Japanese New Wave meets old-style film noir in Masahiro Shinoda’s exceptional black-and-white film, every bit as extraordinary as his later Double Suicide (1969), a cubist/minimalist deconstruction of a well-known Kabuki drama. In addition to the prevalent noir tropes (location shooting in a rundown red-light district, for instance), Shinoda also tosses in elements from both the already established yakuza genre and the so-called “gambling film” (bakuto-eiga).
The stunning pre-credits sequence finds gangster Muraki, freshly sprung from a three-year stint in prison for murdering a rival gangster, coming into town (the footage blends the famous statuary in Tokyo’s Ueno Station with lively street scenes filmed in Yokohama) and winding up in a gambling den just in time for a marathon “flower card” (hanafuda) match. The syncopated rhythms of the editing coincide with Toru Takemitsu’s discordant, avant-garde soundtrack, which makes use of ambient sound (in this case, the repetitive “place your bets” chant of the dealer and the incessant clacking of the flower cards) as much as orchestrated music.
Across the hanafuda mat, Muraki first eyes Saeko, a lady gambler with a distinctive, uncanny appearance (pitched somewhere between a generic femme fatale and the “vengeful ghost” (onryō) found in practically every J-horror film, both then and now. He’s instantly smitten and, soon enough, the two fall in together, pursuing a nightlife based on high-stakes gambling, joyriding and other compulsive pastimes. (One of the best examples of amour fou to be found this side of Buñuel; though, given the repressed, sublimated basis of the relationship, Andre Breton’s Nadja also springs to mind.)
The amorality of the film’s protagonists apparently caused quite a stir upon its release; nevertheless, it’s perfectly in keeping with the trend of “sun tribe” films released in the late 1950s like Crazed Fruit (the Japanese Rebel Without A Cause, 1956) or fellow New Waver Nagisa Oshima’s Cruel Story of Youth (1960). Whereas those films focused exclusively on wayward youth, Shinoda presents a wary, weary middle-aged anti-hero. To contextualize the anti-social behavior on display in the film, the director referred in interview to the popularity at the time of the poetry of Charles Baudelaire, the 19th century author of Les Fleurs du mal (Flowers of Evil), the very title of which is evoked by Pale Flower. (In fact, the original Japanese title translates more literally as Withered Flower, playing up the druggy, death-haunted atmospherics found in Baudelaire’s “sickly blossoms,” as well as in Shinoda’s film.)
The drug theme produces a remarkable dream sequence late in the film, wherein Muraki envisions the baleful influence of the addict Yoh on Saeko. From a bed floating amid the waves to the peep hole he uses to spy on the couple , the unrealized desire Muraki has for the inscrutable, unobtainable Saeko (her identity and background remain unknown by film’s end) is rendered agonizingly palpable. By Shinoda’s own admission, the stylized, solarized images he struck upon for this scene owed a debt both to the burgeoning counterculture’s black light posters and other Op Art.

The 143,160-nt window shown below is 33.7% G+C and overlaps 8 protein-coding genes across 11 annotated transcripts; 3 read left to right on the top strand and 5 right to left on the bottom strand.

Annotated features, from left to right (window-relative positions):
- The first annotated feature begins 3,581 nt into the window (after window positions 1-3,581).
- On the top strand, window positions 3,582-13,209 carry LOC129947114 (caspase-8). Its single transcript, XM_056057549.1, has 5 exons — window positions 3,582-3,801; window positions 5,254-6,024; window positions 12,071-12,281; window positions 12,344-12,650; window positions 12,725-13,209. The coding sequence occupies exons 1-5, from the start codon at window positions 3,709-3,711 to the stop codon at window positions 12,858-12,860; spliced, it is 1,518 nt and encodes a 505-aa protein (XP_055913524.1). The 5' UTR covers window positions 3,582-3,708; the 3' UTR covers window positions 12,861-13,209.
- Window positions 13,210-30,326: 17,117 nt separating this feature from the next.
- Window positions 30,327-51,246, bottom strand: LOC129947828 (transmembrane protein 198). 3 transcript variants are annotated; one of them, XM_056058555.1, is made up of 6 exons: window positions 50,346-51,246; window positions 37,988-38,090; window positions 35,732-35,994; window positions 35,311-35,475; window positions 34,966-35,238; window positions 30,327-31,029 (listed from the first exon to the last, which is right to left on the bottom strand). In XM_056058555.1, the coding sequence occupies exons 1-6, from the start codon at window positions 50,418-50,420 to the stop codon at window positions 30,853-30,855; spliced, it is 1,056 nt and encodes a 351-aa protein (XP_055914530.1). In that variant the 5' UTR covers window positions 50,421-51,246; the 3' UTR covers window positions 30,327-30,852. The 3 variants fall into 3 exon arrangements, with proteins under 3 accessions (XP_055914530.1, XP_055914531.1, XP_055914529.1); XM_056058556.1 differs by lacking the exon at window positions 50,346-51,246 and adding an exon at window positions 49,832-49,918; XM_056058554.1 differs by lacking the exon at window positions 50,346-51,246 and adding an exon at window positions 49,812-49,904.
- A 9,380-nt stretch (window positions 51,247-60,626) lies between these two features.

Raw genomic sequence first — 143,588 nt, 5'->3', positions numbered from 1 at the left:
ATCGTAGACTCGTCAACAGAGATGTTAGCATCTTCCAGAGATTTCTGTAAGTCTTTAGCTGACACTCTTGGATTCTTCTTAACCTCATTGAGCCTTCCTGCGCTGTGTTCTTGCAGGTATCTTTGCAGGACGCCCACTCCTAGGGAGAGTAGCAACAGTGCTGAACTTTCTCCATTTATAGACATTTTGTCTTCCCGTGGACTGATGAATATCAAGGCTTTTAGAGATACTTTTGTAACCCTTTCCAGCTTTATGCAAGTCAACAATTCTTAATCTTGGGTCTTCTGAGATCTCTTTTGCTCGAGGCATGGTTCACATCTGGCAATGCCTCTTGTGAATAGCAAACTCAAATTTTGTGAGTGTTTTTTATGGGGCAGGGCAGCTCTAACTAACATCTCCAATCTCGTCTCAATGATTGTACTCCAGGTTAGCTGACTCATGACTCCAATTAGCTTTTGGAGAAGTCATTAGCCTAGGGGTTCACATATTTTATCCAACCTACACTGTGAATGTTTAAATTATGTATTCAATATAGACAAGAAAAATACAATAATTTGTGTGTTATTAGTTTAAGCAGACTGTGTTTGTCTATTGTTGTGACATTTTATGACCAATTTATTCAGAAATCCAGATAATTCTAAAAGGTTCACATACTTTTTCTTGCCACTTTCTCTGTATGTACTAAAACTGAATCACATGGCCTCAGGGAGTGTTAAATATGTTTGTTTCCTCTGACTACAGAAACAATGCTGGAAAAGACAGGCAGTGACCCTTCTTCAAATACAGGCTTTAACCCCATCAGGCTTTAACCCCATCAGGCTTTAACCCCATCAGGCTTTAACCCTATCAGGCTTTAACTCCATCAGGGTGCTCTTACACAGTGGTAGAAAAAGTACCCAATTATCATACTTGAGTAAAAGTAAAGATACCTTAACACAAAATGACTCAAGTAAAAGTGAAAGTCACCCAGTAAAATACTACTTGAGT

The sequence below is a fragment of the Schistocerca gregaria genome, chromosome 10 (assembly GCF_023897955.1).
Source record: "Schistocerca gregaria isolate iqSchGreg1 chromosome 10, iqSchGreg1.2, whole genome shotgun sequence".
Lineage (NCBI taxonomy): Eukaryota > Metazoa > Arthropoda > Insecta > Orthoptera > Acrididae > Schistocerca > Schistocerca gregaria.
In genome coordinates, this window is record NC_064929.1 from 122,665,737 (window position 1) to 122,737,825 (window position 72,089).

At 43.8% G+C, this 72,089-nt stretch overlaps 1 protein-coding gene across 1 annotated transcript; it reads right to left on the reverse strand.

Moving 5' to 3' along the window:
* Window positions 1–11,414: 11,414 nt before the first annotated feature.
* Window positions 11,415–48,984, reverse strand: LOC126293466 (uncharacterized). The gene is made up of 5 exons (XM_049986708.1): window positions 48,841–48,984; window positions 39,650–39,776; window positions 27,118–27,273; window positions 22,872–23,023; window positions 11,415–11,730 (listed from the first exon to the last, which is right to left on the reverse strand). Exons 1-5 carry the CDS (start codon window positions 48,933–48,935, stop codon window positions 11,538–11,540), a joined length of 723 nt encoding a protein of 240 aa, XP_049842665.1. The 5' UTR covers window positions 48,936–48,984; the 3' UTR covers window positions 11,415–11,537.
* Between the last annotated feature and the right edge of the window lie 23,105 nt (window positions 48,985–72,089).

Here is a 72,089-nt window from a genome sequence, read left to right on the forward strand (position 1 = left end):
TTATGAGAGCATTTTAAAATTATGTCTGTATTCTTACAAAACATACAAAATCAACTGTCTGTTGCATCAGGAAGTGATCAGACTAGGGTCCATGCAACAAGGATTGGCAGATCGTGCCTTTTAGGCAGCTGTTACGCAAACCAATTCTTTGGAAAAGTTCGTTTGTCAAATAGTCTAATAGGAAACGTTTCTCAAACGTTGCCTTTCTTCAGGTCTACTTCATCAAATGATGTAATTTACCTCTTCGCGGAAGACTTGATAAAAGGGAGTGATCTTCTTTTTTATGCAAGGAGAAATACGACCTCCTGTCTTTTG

With its radical (and contrapuntal) juxtaposition of sound and image, the film’s finale is one of the most stunning sequences ever committed to celluloid. Opening with fractured shots of a stained-glass window and other assorted religious iconography, an abstract mini-symphony of non-diegetically related imagery, the montage then segues into a recognizable scene. (Ever audacious, Shinoda establishes an overt equation between Muraki and Christ. Call it The Passion of the Yakuza.) Making his way up a seemingly endless spiral staircase, Muraki enters a posh restaurant where, with Saeko (along to experience the ultimate “kick”) waiting in the wings, he proceeds to stab the rival Imai gang boss to death, eventually tossing his body back down the stairs. The scene unfolds entirely in slow motion (one thinks immediately of Peckinpah), with not a word of dialogue. Instead, Shinoda and Takemitsu have opted to set this two-minute-long segment to the elegiac “Dido’s Lament” from Henry Purcell’s late-17th century opera Dido and Aeneas. Its plaintive, repeated lyric (“Remember me!”) refers not only to the renown Muraki hopes to gain from the killing (not least of which in Saeko’s eyes) but also to the subsequent events of the coda, set two years later, with Muraki, still in prison, being informed that Yoh has murdered Saeko in a fit of jealousy.
The staging of the coda is avowedly deliberative: As the other inmate is about to spill the beans about Saeko’s identity and motives, a prison guard’s barked “Time’s up, Muraki!” intervenes. As he exits the exercise yard, two mammoth iron doors clang shut behind him, flooding the shot with impenetrable darkness. That darkness embodies the film’s ethical amoralism as much as its avant-garde aesthetic.